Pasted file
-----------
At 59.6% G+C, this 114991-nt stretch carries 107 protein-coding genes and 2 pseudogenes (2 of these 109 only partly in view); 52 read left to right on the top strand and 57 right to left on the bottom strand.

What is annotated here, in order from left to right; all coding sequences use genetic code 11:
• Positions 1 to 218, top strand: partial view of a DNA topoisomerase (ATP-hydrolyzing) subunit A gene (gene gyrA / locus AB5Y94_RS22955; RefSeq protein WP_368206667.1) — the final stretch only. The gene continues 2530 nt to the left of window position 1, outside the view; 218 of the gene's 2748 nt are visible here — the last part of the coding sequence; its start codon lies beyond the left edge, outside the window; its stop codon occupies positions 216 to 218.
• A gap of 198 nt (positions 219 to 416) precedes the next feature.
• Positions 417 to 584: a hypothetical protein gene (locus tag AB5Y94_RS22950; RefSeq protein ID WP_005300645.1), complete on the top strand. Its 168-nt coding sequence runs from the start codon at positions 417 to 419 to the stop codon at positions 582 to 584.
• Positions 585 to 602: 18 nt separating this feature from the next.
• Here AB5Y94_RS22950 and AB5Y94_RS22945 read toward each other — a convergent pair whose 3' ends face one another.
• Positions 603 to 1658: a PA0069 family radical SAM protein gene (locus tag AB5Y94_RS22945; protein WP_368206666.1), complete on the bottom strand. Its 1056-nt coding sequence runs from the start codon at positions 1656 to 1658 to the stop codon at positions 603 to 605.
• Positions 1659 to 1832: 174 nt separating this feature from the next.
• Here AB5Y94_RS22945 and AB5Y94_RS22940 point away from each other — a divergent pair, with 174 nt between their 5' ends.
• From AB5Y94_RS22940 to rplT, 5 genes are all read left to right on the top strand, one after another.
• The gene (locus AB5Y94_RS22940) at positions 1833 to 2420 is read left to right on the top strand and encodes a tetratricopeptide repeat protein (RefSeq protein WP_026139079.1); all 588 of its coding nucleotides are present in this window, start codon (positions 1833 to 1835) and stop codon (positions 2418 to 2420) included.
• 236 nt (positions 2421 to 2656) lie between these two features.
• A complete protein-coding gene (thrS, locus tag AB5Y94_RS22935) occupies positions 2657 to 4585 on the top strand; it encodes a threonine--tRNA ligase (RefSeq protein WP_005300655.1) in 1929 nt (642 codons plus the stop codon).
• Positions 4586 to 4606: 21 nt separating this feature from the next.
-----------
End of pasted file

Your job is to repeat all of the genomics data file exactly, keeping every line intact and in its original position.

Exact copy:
At 59.6% G+C, this 114991-nt stretch carries 107 protein-coding genes and 2 pseudogenes (2 of these 109 only partly in view); 52 read left to right on the top strand and 57 right to left on the bottom strand.

What is annotated here, in order from left to right; all coding sequences use genetic code 11:
• Positions 1 to 218, top strand: partial view of a DNA topoisomerase (ATP-hydrolyzing) subunit A gene (gene gyrA / locus AB5Y94_RS22955; RefSeq protein WP_368206667.1) — the final stretch only. The gene continues 2530 nt to the left of window position 1, outside the view; 218 of the gene's 2748 nt are visible here — the last part of the coding sequence; its start codon lies beyond the left edge, outside the window; its stop codon occupies positions 216 to 218.
• A gap of 198 nt (positions 219 to 416) precedes the next feature.
• Positions 417 to 584: a hypothetical protein gene (locus tag AB5Y94_RS22950; RefSeq protein ID WP_005300645.1), complete on the top strand. Its 168-nt coding sequence runs from the start codon at positions 417 to 419 to the stop codon at positions 582 to 584.
• Positions 585 to 602: 18 nt separating this feature from the next.
• Here AB5Y94_RS22950 and AB5Y94_RS22945 read toward each other — a convergent pair whose 3' ends face one another.
• Positions 603 to 1658: a PA0069 family radical SAM protein gene (locus tag AB5Y94_RS22945; protein WP_368206666.1), complete on the bottom strand. Its 1056-nt coding sequence runs from the start codon at positions 1656 to 1658 to the stop codon at positions 603 to 605.
• Positions 1659 to 1832: 174 nt separating this feature from the next.
• Here AB5Y94_RS22945 and AB5Y94_RS22940 point away from each other — a divergent pair, with 174 nt between their 5' ends.
• From AB5Y94_RS22940 to rplT, 5 genes are all read left to right on the top strand, one after another.
• The gene (locus AB5Y94_RS22940) at positions 1833 to 2420 is read left to right on the top strand and encodes a tetratricopeptide repeat protein (RefSeq protein WP_026139079.1); all 588 of its coding nucleotides are present in this window, start codon (positions 1833 to 1835) and stop codon (positions 2418 to 2420) included.
• 236 nt (positions 2421 to 2656) lie between these two features.
• A complete protein-coding gene (thrS, locus tag AB5Y94_RS22935) occupies positions 2657 to 4585 on the top strand; it encodes a threonine--tRNA ligase (RefSeq protein WP_005300655.1) in 1929 nt (642 codons plus the stop codon).
• Positions 4586 to 4606: 21 nt separating this feature from the next.